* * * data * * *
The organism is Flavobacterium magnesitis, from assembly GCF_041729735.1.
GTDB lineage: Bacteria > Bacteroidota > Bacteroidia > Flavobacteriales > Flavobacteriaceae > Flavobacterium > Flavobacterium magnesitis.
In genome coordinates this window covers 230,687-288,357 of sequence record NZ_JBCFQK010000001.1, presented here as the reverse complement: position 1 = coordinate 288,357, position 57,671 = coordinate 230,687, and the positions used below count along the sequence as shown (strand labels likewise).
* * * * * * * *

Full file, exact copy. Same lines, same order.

The organism is Flavobacterium magnesitis, from assembly GCF_041729735.1.
GTDB lineage: Bacteria > Bacteroidota > Bacteroidia > Flavobacteriales > Flavobacteriaceae > Flavobacterium > Flavobacterium magnesitis.
In genome coordinates this window covers 230,687-288,357 of sequence record NZ_JBCFQK010000001.1, presented here as the reverse complement: position 1 = coordinate 288,357, position 57,671 = coordinate 230,687, and the positions used below count along the sequence as shown (strand labels likewise).